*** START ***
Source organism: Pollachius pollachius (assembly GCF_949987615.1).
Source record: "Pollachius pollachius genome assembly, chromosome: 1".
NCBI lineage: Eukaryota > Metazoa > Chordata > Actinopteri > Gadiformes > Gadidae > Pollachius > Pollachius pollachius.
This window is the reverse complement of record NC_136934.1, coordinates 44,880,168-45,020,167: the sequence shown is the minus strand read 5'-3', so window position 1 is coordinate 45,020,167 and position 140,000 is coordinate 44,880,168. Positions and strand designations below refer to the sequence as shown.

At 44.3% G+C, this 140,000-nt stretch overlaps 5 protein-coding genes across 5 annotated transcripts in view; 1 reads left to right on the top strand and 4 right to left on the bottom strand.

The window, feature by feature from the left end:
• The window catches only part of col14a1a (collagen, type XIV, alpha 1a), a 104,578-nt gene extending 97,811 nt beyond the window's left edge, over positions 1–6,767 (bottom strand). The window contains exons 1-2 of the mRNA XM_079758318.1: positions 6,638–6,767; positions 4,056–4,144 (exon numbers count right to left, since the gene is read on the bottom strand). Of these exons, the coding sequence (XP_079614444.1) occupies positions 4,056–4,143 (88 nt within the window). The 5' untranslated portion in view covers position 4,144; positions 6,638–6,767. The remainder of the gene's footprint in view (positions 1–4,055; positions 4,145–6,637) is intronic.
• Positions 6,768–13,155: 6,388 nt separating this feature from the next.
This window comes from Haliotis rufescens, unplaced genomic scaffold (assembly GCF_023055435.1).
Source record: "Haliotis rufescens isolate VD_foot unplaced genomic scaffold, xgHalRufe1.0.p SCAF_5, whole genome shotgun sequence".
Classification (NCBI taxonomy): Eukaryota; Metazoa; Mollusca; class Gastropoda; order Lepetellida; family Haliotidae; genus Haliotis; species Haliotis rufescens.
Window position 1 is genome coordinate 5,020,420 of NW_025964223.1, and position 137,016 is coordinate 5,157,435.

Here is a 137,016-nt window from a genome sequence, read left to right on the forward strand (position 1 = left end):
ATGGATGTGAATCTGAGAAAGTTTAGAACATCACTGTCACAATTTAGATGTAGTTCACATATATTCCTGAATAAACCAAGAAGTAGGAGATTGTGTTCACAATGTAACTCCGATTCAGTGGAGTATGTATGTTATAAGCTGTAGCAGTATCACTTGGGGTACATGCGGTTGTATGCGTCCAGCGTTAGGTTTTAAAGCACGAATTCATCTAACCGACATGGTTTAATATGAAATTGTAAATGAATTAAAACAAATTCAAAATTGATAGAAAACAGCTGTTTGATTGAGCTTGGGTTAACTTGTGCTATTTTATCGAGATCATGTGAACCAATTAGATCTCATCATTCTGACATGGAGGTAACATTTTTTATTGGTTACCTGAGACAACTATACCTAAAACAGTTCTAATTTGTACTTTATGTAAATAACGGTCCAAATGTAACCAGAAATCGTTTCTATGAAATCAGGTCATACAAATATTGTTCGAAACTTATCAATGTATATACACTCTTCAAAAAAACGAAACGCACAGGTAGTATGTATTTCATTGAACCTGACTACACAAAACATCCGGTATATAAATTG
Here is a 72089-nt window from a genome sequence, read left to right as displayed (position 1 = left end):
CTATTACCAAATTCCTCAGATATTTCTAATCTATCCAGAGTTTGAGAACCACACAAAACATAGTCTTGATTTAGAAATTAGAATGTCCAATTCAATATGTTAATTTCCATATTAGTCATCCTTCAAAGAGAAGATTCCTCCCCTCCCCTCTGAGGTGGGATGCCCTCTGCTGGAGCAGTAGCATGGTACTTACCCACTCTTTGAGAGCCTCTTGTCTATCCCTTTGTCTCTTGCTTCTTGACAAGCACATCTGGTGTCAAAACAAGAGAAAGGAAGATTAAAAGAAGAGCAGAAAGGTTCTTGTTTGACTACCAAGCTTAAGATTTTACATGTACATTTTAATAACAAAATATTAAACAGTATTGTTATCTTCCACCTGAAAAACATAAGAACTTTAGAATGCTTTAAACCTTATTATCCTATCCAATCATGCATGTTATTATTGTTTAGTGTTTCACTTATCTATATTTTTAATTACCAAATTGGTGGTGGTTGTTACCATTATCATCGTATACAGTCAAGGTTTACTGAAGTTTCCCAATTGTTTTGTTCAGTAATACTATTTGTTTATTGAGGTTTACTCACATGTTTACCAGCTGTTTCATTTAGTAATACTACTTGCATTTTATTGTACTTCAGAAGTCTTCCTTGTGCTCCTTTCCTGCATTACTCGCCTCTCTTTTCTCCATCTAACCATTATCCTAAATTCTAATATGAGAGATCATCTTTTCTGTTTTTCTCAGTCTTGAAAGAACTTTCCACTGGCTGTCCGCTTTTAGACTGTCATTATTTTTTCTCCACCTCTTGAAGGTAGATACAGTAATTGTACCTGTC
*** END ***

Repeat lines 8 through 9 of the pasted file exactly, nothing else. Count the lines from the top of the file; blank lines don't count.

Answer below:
• Positions 6,768–13,155: 6,388 nt separating this feature from the next.
This window comes from Haliotis rufescens, unplaced genomic scaffold (assembly GCF_023055435.1).